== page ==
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When I run this snippet of code:

string[] words = new string[] { "foo", "bar" };
var results = from row in Assets select row;
foreach (string word in words)
{
    results = results.Where(row => row.Name.Contains(word));
}

I get this SQL:

-- Region Parameters
DECLARE @p0 VarChar(5) = '%bar%'
DECLARE @p1 VarChar(5) = '%bar%'
-- EndRegion
SELECT ... FROM [Assets] AS [t0]
WHERE ([t0].[Name] LIKE @p0) AND ([t0].[Name] LIKE @p1)

Note that @p0 and @p1 are both bar, when I wanted them to be foo and bar.

I guess Linq is somehow binding a reference to the variable word rather than a reference to the string currently referenced by word? What is the best way to avoid this problem?

(Also, if you have any suggestions for a better title for this question, please put it in the comments.)

Note that I tried this with regular Linq also, with the same results (you can paste this right into Linqpad):

string[] words = new string[] { "f", "a" };
string[] dictionary = new string[] { "foo", "bar", "jack", "splat" };
var results = from row in dictionary select row;
foreach (string word in words)
{
    results = results.Where(row => row.Contains(word));
}
results.Dump();

Dumps:

bar
jack
splat
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1  
For additional commentary and analysis of this issue see blogs.msdn.com/ericlippert/archive/2009/11/12/… and blogs.msdn.com/ericlippert/archive/2009/11/16/… –  Eric Lippert May 13 '10 at 15:08
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1 Answer

up vote 7 down vote accepted

You're using what's called a "closure", which means that you're defining an anonymous function (your lambda) that uses a local variable in its body. Specifically, you're "closing" over the loop variable word. The issue that arises with closures results from delayed execution, which means that the body of your lambda is not run when you define it, but when it's invoked.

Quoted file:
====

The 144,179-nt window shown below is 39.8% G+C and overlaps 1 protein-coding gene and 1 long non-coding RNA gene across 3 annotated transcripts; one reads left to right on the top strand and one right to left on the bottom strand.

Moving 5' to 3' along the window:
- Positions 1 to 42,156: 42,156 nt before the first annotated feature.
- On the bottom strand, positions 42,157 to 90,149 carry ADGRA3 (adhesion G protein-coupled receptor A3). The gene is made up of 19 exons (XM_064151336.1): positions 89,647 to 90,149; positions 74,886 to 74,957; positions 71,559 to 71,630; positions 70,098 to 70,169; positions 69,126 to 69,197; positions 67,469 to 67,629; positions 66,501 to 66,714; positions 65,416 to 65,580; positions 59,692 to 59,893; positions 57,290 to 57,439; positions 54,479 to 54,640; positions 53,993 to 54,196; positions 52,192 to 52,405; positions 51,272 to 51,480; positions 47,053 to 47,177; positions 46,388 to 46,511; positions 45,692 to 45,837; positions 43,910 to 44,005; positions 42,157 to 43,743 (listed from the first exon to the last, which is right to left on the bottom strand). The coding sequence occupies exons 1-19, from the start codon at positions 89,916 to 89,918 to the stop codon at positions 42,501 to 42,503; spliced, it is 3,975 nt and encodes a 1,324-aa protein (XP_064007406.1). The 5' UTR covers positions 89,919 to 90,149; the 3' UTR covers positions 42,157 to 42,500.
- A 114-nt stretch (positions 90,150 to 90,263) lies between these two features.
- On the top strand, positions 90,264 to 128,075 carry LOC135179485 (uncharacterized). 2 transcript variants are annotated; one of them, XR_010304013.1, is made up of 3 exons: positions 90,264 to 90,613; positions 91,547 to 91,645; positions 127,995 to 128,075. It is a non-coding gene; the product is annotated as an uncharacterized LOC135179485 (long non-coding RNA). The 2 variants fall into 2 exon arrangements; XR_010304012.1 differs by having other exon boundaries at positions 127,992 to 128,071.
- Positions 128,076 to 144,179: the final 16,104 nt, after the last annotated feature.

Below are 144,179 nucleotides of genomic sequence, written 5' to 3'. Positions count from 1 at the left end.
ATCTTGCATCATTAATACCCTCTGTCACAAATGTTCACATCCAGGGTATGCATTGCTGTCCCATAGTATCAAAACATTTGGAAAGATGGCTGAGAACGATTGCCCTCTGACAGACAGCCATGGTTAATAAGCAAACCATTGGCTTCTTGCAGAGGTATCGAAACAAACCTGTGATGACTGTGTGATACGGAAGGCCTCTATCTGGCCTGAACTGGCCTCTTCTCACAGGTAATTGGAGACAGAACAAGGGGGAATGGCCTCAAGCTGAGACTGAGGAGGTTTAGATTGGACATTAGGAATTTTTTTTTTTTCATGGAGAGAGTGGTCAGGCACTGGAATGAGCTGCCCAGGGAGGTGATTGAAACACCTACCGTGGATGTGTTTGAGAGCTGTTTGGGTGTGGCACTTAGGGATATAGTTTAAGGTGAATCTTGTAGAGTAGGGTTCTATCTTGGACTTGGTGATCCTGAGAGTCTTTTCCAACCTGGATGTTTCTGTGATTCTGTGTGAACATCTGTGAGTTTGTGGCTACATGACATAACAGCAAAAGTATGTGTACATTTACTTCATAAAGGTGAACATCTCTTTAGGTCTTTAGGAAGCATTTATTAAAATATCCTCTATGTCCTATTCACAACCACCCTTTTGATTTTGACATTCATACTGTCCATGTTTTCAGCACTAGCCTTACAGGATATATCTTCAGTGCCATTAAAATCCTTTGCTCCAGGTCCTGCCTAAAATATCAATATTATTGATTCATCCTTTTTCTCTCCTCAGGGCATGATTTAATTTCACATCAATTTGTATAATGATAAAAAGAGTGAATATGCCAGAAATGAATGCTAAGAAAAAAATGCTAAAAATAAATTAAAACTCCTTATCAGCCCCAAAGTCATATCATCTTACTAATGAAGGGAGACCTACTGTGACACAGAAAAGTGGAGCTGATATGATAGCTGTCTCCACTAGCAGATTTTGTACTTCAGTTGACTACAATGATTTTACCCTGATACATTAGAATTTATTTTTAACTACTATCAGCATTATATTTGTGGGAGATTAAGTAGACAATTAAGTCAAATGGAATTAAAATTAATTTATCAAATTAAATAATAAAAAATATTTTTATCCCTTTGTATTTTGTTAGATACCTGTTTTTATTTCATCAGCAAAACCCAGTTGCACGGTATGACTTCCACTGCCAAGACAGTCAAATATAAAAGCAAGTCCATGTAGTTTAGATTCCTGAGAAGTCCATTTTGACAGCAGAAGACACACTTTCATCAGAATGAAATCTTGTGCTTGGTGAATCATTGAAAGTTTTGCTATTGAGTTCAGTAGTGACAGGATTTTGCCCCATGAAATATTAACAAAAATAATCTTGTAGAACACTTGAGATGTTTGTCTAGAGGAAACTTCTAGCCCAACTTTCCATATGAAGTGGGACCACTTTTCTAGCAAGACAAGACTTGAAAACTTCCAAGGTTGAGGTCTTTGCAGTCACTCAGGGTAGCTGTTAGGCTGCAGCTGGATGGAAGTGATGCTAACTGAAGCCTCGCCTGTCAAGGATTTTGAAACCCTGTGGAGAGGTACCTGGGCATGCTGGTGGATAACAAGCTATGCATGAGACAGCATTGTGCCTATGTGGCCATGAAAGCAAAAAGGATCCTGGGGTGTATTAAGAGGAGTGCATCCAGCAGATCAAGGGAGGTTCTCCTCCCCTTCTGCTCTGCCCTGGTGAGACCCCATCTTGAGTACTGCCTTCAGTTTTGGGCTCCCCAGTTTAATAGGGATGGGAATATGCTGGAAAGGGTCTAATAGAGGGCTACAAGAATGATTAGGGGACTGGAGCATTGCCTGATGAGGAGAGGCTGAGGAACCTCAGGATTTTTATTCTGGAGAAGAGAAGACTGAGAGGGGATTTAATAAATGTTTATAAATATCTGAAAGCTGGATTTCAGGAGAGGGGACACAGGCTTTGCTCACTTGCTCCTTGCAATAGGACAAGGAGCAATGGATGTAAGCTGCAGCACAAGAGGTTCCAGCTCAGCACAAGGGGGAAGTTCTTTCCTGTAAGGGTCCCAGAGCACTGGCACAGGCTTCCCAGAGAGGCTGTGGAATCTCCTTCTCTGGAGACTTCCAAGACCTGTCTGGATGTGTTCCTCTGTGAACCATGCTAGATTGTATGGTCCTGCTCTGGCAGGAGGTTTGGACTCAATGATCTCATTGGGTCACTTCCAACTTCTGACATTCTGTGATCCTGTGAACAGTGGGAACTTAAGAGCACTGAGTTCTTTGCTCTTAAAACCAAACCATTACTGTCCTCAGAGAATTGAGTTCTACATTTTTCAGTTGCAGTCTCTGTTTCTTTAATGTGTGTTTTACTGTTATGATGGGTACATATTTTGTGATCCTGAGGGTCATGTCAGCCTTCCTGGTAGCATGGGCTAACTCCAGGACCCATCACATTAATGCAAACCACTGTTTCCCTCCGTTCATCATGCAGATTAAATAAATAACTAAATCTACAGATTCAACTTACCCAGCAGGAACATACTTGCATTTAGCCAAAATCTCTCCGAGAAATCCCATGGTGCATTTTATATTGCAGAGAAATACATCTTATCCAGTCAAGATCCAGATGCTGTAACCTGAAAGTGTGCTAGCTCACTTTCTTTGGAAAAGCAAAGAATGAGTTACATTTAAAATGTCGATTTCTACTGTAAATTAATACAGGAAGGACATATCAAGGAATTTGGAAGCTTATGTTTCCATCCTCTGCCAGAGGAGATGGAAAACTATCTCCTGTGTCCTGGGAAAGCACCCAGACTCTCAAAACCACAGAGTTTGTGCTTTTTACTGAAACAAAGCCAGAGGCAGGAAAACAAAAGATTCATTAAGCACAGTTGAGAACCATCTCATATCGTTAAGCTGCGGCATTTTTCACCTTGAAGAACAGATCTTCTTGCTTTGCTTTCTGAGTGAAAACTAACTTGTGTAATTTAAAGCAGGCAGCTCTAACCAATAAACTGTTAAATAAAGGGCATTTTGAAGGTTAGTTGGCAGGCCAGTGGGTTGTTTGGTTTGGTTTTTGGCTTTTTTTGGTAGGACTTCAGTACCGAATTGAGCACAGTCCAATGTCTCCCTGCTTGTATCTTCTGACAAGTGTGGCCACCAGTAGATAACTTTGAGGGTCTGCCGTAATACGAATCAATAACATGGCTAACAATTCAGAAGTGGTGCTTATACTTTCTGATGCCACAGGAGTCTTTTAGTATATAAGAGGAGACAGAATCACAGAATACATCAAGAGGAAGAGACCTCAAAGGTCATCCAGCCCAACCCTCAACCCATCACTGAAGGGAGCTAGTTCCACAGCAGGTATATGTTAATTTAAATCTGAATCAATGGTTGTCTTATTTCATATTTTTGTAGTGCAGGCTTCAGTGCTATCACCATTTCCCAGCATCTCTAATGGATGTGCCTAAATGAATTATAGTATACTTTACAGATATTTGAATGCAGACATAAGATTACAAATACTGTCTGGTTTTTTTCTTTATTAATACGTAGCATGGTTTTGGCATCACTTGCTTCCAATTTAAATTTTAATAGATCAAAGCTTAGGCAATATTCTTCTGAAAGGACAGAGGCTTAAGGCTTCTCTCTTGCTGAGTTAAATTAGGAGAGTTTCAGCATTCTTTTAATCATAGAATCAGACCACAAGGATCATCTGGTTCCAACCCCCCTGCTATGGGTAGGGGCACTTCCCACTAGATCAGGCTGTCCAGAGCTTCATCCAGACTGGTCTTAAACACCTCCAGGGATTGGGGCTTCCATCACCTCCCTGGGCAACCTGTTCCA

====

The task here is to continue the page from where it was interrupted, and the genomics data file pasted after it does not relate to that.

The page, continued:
Because of this, you almost never want to close over the loop variable. Because of delayed execution, the value of the variable within the lambda will be whatever it is when the lambda is executed. For lambdas declared inside a loop and invoked outside of it, this means that it will always have the last value from the loop.

To counteract this, use a local variable declared inside the loop. This will cause it to capture the value at that point in time and pass a new variable to every lambda that's created. Like so:

string[] words = new string[] { "foo", "bar" }; 
var results = from row in Assets select row; 
foreach (string word in words) 
{ 
    string tempWord = word;

    results = results.Where(row => row.Name.Contains(tempWord)); 
} 
share|improve this answer
    
Thanks, excellent description and it even works! :) –  Scott Stafford May 13 '10 at 13:38
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